Voices of Veterans: Finding Help During PTSD Awareness Month


Monday was National PTSD Awareness Day, capping PTSD Awareness Month in June.

The Department of Veterans Affairs (VA) defines post-traumatic stress disorder (PTSD) as a mental illness in which an individual fails to recover from a traumatic event. This can lead to a series of symptoms such as nightmares, hallucinations, panic attacks and even depression.

The VA estimates that there are currently about 8 million people in the United States with PTSD, and most of those people are veterans. The VA also believes that there is a large percentage of those affected who do not receive the help they need.

PTSD has really been around since our lineage attained self-awareness and was first mentioned in ancient Greek writings over 2,500 years ago. It has been observed that many Civil War veterans exhibited episodes of blind rage and experienced suicidal tendencies to a much greater extent than the general population. The First World War, arguably the first “modern” war in Western civilization, generated many cases of what have been called “shell shock” or “war neuroses”, and certainly bore the stigma of cowardice and mental weakness in society.

Even in World War II, there was the famous incident of General George Patton slapping a soldier, who was diagnosed with “combat fatigue” in Sicily in 1943. PTSD wasn’t even listed as a formal diagnosis. until 1980, nearly ten years after the end of the Vietnam War, which was the first conflict where this condition finally came to the fore in society.

Like much in life, PTSD can be complicated. A veteran may suffer physical injuries at the same time or suffer poor health from exposure to Agent Orange or other toxic exposure. Additionally, addiction to alcohol or drugs, or other addictive behaviors related to sexual and eating disorders, or “workaholism, can be the result of PTSD.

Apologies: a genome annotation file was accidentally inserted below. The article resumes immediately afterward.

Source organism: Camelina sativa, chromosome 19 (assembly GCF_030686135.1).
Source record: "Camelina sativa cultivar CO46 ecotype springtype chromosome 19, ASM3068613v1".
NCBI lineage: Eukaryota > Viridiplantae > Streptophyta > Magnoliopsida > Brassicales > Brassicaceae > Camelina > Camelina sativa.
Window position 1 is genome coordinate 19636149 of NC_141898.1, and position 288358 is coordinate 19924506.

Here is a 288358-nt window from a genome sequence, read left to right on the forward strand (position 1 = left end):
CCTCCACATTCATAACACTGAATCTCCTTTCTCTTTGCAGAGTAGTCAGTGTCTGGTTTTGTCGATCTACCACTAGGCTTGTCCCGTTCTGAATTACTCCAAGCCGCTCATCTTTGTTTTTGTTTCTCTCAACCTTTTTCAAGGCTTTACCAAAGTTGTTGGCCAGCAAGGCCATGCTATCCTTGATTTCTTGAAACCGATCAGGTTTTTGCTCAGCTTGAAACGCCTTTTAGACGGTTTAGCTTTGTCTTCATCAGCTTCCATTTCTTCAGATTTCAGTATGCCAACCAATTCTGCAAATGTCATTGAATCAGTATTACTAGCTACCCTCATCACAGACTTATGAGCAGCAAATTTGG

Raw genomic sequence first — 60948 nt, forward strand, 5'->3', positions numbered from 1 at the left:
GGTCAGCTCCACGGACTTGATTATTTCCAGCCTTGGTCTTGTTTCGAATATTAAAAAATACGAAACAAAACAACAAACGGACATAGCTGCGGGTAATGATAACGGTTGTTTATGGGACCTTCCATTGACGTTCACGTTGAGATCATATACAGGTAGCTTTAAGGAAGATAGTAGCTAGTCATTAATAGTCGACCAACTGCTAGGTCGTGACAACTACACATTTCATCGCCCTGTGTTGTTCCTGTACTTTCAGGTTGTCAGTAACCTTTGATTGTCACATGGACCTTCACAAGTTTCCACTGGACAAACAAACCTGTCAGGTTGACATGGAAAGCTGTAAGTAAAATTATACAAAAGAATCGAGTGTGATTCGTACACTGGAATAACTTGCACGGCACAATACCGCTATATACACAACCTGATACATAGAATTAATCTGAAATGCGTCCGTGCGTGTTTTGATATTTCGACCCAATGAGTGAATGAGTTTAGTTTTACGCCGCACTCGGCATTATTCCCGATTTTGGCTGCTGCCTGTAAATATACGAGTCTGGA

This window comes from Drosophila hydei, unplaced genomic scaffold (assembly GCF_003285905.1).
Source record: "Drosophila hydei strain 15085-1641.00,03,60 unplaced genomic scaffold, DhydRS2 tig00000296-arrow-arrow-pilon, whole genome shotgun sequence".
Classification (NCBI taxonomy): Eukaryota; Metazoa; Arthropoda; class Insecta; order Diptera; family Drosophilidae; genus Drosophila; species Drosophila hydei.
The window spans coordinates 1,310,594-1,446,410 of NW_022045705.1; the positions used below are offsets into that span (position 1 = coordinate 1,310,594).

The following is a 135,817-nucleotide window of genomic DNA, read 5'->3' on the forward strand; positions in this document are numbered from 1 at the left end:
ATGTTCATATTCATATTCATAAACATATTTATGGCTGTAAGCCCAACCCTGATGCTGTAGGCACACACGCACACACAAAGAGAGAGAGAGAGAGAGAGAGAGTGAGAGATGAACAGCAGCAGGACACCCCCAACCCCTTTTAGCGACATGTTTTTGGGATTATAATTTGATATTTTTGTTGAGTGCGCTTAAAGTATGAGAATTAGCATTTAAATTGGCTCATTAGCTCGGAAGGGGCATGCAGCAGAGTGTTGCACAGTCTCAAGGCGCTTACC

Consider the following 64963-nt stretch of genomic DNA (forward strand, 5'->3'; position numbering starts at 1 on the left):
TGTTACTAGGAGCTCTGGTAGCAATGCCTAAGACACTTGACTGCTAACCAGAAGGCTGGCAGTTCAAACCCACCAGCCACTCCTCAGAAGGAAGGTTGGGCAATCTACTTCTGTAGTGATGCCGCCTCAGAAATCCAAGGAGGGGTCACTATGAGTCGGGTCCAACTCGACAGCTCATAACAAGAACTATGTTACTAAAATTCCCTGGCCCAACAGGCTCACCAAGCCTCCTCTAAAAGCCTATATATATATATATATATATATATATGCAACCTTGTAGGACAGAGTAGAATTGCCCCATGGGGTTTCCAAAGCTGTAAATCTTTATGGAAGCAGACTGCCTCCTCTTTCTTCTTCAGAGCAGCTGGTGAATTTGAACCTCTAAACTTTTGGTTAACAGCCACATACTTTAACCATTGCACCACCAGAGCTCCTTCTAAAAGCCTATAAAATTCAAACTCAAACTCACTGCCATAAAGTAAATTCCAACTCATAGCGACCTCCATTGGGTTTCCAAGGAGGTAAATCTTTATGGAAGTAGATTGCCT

A retired VA psychologist, who asked not to be named for this story, said that sometimes treating addiction has to become paramount to treating PTSD.

“But often both can be treated at the same time,” he said. “For those who are hesitant to seek help, or worried family members, the VA is the best place to get help, but while some veterans may not care to deal with the VA, n any mental health professional can help you get started with the critical first steps of assessment and diagnosis. Even talking to a pastor or priest, most of whom are trained in counseling, can help.

For more information about PTSD and how to get treatment, see the VA PTSD website at https://bit.ly/3xPAJyo.

More benefits to come for toxic exposure

There is pending legislation to extend benefits for veterans exposed to radiation during the Cold War. This adds to the list of illnesses linked to the use of Agent Orange during the Vietnam War and extends the benefits to Vietnam War veterans who may have been exposed to Agent Orange while serving. in Thailand, Laos, Cambodia and Guam. The bill has strong bipartisan support, so its eventual passage looks positive.


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